I have an example from Learning Processing which demonstrates how to package a “pre-made” animation (i.e. sequence of images) into an object in Processing so that it can be duplicated many times on screen. For tonight’s example, I’m going to make a new version that improves a few key points.

First, in the original example the the image files are loaded in the class itself. This is problematic. Sure, if you make one object then you are loading files from the hard drive once. However, if you make many objects, then you are loading the same images over and over again which is totally unnecessary (and can cause problems like using too much memory, stuttering if objects are made during draw(), taking too long to start up, etc.).

We can fix this by loading an array of images in setup() and passing it to the object.

Animation a;

void setup() {
  // Load the image sequence first!
  PImage[] seq = new PImage[40];
  for (int i = 0; i < seq.length; i++) {
    seq[i] = loadImage("stick/stick"+nf(i+1,2)+".png"); 
  }

  // Now when you make the animation object, you pass it the image array!
  a = new Animation(seq);  
}

The class then receives the array in the constructor and passes it to its own array.

class Animation {
  // The array of images
  PImage[] images;
  
  Animation(PImage[] images_) {
    images = images_;
  }

This way (as you’ll see in the example) if we make an array of objects, each one uses the same array of images (which we loaded only once). Another feature of this improvement is that the Animation object is more generic, and can be created with any arbitrary array of images.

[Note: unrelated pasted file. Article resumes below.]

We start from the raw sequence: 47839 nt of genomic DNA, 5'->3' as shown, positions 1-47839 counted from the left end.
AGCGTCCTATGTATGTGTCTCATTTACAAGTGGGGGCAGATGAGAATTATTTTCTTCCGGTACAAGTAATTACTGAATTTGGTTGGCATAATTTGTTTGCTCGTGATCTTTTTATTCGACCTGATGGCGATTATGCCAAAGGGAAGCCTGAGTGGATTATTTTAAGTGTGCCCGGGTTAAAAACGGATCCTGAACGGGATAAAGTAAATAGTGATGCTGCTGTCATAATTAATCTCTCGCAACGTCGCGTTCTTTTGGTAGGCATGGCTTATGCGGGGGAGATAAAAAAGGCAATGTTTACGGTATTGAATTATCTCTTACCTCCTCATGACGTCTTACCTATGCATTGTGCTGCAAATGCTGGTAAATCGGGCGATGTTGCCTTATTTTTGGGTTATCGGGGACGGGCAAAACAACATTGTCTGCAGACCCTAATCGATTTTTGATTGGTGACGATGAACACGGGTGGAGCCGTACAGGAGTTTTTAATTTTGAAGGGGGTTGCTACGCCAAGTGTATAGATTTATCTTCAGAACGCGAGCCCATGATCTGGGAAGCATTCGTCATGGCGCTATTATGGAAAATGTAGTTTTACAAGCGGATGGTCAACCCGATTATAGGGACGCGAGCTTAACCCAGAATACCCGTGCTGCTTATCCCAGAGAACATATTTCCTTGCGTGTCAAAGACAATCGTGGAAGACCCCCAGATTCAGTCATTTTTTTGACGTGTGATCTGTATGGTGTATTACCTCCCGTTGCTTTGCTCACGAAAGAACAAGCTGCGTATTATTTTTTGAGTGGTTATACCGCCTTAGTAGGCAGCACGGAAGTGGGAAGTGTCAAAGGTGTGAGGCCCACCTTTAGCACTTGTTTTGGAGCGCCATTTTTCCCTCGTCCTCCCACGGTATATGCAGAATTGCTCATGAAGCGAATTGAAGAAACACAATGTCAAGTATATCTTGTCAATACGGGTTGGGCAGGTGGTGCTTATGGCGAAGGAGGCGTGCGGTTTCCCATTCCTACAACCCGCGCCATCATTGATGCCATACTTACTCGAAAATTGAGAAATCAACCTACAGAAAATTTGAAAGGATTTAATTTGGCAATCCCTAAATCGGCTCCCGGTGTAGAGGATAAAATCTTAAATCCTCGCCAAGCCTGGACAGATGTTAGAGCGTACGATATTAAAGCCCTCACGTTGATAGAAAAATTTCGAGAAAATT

The original example demonstrated how to have the sequences start at different images so that they didn’t all appear to be perfectly in sync. However, the question I usually get is instead: “How can the sequences play back at variable speeds?”

The original example used an integer to keep track of the current “frame” of the animation.

int index = 0;

void next() {
  index = (index + 1) % images.length;
}

Here, you see that we move one spot in the array each frame, and the animation is then shown at the frame rate of our sketch. So in theory, you could change the above to “index = index + 2″ to, say, double the speed. A more flexible way to vary the rate of the animation, however, is to use a float for the index in the array, i.e.

float index = 0;
float speed = random(1,5);

void next() {
  // Move the index forward in the animation sequence
  index += speed;
  // If we are at the end, go back to the beginning
  if (index >= images.length) {
    // We could just say index = 0
    // but this is slightly more accurate
    index -= images.length;
  } 
}

Of course, you can’t actually use this float when you go to look up an image in the array — indices must be integers! So we simply convert it to an int when the time comes to draw the image.

void display() {
  int imageIndex = int(index);
  image(images[imageIndex], x, y);
}

Here is the example.

Download source: AnimationExample.zip